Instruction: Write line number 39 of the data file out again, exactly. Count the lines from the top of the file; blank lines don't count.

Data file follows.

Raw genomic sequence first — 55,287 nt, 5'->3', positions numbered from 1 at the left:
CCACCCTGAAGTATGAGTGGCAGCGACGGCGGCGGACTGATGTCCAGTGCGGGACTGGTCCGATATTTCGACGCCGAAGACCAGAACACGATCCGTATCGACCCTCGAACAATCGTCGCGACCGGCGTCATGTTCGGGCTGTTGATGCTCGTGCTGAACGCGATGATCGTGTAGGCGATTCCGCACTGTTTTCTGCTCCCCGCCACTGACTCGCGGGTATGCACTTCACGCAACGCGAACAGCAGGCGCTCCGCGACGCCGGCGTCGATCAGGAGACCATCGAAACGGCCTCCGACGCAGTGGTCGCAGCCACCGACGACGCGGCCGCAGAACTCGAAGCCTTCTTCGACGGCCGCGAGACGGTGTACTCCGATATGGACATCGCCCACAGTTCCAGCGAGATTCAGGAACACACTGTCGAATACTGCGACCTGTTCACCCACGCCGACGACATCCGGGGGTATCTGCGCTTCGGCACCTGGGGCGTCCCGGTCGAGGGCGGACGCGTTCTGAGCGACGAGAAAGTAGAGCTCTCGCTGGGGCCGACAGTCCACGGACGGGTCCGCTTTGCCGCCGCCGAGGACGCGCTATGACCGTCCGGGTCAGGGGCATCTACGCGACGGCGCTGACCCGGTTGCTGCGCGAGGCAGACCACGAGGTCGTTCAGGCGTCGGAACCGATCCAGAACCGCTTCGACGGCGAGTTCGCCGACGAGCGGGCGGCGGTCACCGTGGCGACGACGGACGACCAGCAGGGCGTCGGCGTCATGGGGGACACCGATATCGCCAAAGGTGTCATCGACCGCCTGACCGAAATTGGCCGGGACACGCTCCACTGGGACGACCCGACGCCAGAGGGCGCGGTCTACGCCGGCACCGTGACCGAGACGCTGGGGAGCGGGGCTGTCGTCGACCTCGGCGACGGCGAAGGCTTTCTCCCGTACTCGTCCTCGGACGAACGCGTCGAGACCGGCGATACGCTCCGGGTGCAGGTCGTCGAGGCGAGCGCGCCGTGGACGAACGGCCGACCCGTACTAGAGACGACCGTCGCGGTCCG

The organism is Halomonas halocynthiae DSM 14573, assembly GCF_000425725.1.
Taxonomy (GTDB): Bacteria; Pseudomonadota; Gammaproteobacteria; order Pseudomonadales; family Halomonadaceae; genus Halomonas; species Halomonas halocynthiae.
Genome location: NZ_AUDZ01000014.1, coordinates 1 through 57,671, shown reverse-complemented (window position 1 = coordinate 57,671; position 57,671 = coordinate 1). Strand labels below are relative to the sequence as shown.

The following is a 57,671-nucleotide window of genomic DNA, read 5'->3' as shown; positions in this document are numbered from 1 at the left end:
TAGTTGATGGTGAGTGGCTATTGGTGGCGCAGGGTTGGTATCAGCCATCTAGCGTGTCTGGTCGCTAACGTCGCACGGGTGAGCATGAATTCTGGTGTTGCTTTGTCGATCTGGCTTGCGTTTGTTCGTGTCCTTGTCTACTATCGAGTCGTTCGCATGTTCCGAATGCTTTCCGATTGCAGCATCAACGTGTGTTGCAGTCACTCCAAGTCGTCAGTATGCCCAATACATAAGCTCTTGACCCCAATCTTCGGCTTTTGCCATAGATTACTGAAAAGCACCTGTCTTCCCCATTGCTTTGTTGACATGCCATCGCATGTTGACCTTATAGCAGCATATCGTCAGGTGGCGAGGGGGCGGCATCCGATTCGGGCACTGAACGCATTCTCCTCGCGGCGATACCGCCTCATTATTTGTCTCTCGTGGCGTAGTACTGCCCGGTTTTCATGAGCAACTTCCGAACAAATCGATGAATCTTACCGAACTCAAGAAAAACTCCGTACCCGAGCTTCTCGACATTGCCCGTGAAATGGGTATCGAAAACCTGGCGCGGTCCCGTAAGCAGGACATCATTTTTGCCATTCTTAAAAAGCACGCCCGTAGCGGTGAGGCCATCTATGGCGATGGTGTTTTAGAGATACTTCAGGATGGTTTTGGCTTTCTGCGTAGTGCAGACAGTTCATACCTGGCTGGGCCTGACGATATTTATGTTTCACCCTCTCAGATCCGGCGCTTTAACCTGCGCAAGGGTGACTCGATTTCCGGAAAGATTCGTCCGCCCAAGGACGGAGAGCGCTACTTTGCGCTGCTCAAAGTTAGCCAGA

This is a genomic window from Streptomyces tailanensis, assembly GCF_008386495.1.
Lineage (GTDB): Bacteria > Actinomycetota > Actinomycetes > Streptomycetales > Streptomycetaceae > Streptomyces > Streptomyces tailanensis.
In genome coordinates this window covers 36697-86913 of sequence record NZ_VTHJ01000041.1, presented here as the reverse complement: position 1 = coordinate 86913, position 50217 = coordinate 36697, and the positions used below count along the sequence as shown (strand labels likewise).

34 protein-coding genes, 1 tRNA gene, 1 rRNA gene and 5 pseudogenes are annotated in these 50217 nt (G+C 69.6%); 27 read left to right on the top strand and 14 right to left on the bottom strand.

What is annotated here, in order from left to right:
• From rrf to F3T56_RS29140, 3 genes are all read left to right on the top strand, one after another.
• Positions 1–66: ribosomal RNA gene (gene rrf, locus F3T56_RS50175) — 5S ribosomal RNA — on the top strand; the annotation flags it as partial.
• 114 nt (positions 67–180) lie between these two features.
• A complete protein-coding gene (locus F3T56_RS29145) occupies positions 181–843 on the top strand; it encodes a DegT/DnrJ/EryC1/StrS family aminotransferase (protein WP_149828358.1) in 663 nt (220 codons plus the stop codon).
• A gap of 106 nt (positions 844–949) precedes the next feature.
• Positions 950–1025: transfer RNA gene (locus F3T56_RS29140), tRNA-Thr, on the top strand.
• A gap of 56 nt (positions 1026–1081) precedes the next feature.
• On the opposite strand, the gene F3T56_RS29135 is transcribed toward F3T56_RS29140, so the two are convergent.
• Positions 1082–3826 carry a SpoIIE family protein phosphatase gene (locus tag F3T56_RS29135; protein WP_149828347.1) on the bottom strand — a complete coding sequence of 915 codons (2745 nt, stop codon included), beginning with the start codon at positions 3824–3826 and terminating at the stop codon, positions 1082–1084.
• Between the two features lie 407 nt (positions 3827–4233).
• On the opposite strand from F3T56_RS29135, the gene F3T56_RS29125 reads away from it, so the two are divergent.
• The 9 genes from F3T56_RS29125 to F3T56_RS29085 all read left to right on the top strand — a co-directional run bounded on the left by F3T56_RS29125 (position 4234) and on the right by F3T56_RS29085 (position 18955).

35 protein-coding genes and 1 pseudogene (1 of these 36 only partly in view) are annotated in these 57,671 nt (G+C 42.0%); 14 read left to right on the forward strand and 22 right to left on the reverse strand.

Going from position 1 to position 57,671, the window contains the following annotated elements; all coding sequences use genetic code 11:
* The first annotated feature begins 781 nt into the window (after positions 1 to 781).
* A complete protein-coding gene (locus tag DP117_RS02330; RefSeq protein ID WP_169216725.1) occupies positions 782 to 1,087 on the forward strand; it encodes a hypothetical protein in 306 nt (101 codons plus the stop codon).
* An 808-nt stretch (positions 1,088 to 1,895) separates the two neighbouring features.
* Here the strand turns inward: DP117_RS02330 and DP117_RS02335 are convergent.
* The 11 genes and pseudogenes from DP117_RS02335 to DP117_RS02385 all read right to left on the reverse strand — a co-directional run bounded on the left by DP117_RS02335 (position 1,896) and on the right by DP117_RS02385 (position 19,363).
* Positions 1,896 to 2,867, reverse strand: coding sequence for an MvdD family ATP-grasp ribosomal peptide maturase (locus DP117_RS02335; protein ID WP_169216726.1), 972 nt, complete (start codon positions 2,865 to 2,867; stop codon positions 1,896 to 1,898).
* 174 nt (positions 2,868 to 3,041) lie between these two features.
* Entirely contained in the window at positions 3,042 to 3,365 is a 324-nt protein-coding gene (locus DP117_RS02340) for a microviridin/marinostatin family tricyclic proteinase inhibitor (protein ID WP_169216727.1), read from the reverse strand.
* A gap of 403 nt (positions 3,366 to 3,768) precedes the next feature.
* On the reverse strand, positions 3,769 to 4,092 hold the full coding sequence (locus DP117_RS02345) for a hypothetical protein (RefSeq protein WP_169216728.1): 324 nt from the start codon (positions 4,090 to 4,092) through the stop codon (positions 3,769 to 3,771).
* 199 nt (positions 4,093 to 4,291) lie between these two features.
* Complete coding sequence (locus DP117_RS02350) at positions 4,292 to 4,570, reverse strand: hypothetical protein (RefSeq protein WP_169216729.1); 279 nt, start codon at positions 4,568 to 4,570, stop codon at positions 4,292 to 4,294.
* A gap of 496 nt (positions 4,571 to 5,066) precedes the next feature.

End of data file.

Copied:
* A gap of 496 nt (positions 4,571 to 5,066) precedes the next feature.